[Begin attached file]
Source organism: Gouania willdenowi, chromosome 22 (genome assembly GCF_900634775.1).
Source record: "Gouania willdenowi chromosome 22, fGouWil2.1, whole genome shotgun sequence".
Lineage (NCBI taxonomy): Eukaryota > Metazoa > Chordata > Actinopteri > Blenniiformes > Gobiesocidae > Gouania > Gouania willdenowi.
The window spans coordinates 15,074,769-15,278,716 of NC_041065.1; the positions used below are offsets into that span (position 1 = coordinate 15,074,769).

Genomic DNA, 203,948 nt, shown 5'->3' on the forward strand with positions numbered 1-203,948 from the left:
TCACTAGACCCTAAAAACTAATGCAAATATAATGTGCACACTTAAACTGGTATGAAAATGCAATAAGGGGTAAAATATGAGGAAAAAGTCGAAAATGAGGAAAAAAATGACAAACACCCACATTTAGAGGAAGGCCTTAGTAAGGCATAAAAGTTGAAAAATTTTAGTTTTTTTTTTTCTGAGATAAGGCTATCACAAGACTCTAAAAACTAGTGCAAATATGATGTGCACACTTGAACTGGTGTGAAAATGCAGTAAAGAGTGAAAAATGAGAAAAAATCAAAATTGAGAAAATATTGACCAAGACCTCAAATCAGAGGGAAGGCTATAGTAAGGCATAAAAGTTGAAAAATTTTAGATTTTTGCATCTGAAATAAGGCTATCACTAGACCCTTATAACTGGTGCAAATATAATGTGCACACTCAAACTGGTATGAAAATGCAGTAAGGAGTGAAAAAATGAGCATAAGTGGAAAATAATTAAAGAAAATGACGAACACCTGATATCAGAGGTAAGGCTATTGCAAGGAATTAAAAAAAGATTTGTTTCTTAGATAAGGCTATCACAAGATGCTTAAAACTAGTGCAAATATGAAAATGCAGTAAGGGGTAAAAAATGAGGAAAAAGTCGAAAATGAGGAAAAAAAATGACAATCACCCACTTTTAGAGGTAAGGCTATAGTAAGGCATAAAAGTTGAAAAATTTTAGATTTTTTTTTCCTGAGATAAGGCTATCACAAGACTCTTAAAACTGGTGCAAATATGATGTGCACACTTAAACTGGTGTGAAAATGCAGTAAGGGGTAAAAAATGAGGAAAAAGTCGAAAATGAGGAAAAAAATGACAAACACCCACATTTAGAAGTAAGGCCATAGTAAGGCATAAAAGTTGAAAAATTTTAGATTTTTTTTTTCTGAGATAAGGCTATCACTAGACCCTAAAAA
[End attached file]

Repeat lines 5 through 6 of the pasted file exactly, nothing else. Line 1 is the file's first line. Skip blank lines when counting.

Genomic DNA, 203,948 nt, shown 5'->3' on the forward strand with positions numbered 1-203,948 from the left:
TCACTAGACCCTAAAAACTAATGCAAATATAATGTGCACACTTAAACTGGTATGAAAATGCAATAAGGGGTAAAATATGAGGAAAAAGTCGAAAATGAGGAAAAAAATGACAAACACCCACATTTAGAGGAAGGCCTTAGTAAGGCATAAAAGTTGAAAAATTTTAGTTTTTTTTTTTCTGAGATAAGGCTATCACAAGACTCTAAAAACTAGTGCAAATATGATGTGCACACTTGAACTGGTGTGAAAATGCAGTAAAGAGTGAAAAATGAGAAAAAATCAAAATTGAGAAAATATTGACCAAGACCTCAAATCAGAGGGAAGGCTATAGTAAGGCATAAAAGTTGAAAAATTTTAGATTTTTGCATCTGAAATAAGGCTATCACTAGACCCTTATAACTGGTGCAAATATAATGTGCACACTCAAACTGGTATGAAAATGCAGTAAGGAGTGAAAAAATGAGCATAAGTGGAAAATAATTAAAGAAAATGACGAACACCTGATATCAGAGGTAAGGCTATTGCAAGGAATTAAAAAAAGATTTGTTTCTTAGATAAGGCTATCACAAGATGCTTAAAACTAGTGCAAATATGAAAATGCAGTAAGGGGTAAAAAATGAGGAAAAAGTCGAAAATGAGGAAAAAAAATGACAATCACCCACTTTTAGAGGTAAGGCTATAGTAAGGCATAAAAGTTGAAAAATTTTAGATTTTTTTTTCCTGAGATAAGGCTATCACAAGACTCTTAAAACTGGTGCAAATATGATGTGCACACTTAAACTGGTGTGAAAATGCAGTAAGGGGTAAAAAATGAGGAAAAAGTCGAAAATGAGGAAAAAAATGACAAACACCCACATTTAGAAGTAAGGCCATAGTAAGGCATAAAAGTTGAAAAATTTTAGATTTTTTTTTTCTGAGATAAGGCTATCACTAGACCCTAAAAA